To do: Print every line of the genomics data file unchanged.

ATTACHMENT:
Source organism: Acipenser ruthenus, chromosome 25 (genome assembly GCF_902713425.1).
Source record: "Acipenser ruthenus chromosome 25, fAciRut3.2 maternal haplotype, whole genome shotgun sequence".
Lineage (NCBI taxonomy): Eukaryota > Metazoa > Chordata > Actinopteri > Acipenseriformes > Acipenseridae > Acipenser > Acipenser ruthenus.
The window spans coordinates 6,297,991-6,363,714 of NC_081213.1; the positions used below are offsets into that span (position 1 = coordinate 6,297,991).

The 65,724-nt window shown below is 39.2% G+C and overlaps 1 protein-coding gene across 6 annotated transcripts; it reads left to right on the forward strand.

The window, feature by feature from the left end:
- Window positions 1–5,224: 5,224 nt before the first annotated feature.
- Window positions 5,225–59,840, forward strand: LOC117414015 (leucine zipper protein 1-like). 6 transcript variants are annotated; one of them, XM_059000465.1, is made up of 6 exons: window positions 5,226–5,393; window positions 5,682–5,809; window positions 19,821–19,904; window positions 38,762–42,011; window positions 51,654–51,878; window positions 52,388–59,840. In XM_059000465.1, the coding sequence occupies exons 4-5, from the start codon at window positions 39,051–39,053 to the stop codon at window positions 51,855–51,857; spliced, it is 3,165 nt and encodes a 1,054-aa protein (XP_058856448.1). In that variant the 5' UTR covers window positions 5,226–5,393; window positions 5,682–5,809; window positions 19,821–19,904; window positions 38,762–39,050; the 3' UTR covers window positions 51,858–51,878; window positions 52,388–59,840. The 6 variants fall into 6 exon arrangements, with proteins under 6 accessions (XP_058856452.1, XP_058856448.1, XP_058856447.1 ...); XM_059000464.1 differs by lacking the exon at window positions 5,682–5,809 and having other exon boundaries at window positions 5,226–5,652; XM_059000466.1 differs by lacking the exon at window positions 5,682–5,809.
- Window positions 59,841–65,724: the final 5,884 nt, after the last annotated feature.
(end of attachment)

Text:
Source organism: Acipenser ruthenus, chromosome 25 (genome assembly GCF_902713425.1).
Source record: "Acipenser ruthenus chromosome 25, fAciRut3.2 maternal haplotype, whole genome shotgun sequence".
Lineage (NCBI taxonomy): Eukaryota > Metazoa > Chordata > Actinopteri > Acipenseriformes > Acipenseridae > Acipenser > Acipenser ruthenus.
The window spans coordinates 6,297,991-6,363,714 of NC_081213.1; the positions used below are offsets into that span (position 1 = coordinate 6,297,991).

The 65,724-nt window shown below is 39.2% G+C and overlaps 1 protein-coding gene across 6 annotated transcripts; it reads left to right on the forward strand.

The window, feature by feature from the left end:
- Window positions 1–5,224: 5,224 nt before the first annotated feature.
- Window positions 5,225–59,840, forward strand: LOC117414015 (leucine zipper protein 1-like). 6 transcript variants are annotated; one of them, XM_059000465.1, is made up of 6 exons: window positions 5,226–5,393; window positions 5,682–5,809; window positions 19,821–19,904; window positions 38,762–42,011; window positions 51,654–51,878; window positions 52,388–59,840. In XM_059000465.1, the coding sequence occupies exons 4-5, from the start codon at window positions 39,051–39,053 to the stop codon at window positions 51,855–51,857; spliced, it is 3,165 nt and encodes a 1,054-aa protein (XP_058856448.1). In that variant the 5' UTR covers window positions 5,226–5,393; window positions 5,682–5,809; window positions 19,821–19,904; window positions 38,762–39,050; the 3' UTR covers window positions 51,858–51,878; window positions 52,388–59,840. The 6 variants fall into 6 exon arrangements, with proteins under 6 accessions (XP_058856452.1, XP_058856448.1, XP_058856447.1 ...); XM_059000464.1 differs by lacking the exon at window positions 5,682–5,809 and having other exon boundaries at window positions 5,226–5,652; XM_059000466.1 differs by lacking the exon at window positions 5,682–5,809.
- Window positions 59,841–65,724: the final 5,884 nt, after the last annotated feature.